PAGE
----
It should be obvious really, that Easter is not a pagan holiday, but a Christian one. The events it describes are clearly the crucifixion and resurrection stories of the New Testament – and we know they happened, according to our sources, on the Passover (or the Eve of the Passover). Without the ancient Jewish Passover festival story, the crucifixion and resurrection narrative make less symbolic sense – but one thing is absolutely obvious – Easter’s date derives from a Jewish festival, not any Pagan one. So why do so many of us think we know otherwise?
The origin of the word, not the festival
Well the first thing is very simple. No one has ever really seriously claimed to the best of my knowledge that Easter is a Christianized form of an ancient pagan rite — such a claim would be patently absurd. I think even the most misguided advocate of Frazer’s vegetation god’s nonsense from The Golden Bough would realize that simply won’t work. What is actually claimed by people who know what they are talking about a bit, is that Easter derives its name and some of its symbolism in English speaking countries from a pagan source. Etymologically pagan, that is the word was borrowed from a pagan source, not that the festival was – but bizarrely year after year I see people make exactly the “Easter is pagan” claim.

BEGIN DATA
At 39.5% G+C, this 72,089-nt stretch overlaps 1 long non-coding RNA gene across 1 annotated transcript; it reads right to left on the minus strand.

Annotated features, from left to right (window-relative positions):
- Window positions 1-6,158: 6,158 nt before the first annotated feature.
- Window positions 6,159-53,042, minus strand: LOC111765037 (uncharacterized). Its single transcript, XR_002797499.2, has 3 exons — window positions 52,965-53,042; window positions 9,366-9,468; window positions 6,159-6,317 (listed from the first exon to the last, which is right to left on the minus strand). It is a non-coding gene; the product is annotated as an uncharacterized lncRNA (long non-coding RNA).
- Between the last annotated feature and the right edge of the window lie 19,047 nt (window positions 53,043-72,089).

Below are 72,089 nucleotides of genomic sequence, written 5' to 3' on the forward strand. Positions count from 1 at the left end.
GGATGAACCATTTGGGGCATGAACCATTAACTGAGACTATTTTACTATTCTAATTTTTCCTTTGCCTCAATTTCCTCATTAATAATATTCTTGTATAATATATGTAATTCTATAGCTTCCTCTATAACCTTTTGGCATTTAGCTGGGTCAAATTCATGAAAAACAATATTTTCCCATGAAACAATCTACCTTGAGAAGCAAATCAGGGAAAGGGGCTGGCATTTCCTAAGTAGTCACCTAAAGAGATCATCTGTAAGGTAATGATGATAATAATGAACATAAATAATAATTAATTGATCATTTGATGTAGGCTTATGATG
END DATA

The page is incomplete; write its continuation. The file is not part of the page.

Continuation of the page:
So this year –
Why Easter is not pagan!
I throw open the challenge to anyone to demonstrate from primary sources any of these things, or a pagan origin for Christmas.
Let’s dispose of a few dodgy claims first. We have all heard that Easter derives from an Anglo-Saxon festival dedicated to the Goddess Eostre – but no one has ever found any evidence for the existence of this Goddess, outside of the Christian monk Bede, who in De temporum ratione wrote
This was his attempted etymology of Easter – which is only called that in English of course. The problem is that as the Goddess in question, Eostre is completely unknown otherwise, and Bede was an enthusiast for adopting pagan customs in to Christianity or allowing them to persist where it did not impact on Christian doctrine where possible (out of kindness and a desire to allow people to keep their old ways), so this proposed etymology is probably spurious. In the 19th century a German antiquarian invented Osatra, as the German form, using Bede as his source.
Bede admits this idea is his speculation – he is not actually aware of a goddess called Eostre, he just thinks there was one. There is not a single reference to her, from the Anglo-Saxon Chronicles, any of the other writings we have from the period, or from inscriptions. No depiction – no amulets – nothing. Her Germanic version was invented completely in the 19th century, and again has no evidence whatsoever from history or archaeology to back it up. So Bede was, as he often was, wrong – but in line with his own slightly odd but very humane prejudices. Read the first couple of chapters of his Ecclesiastical History and you will get the picture
So why the woo?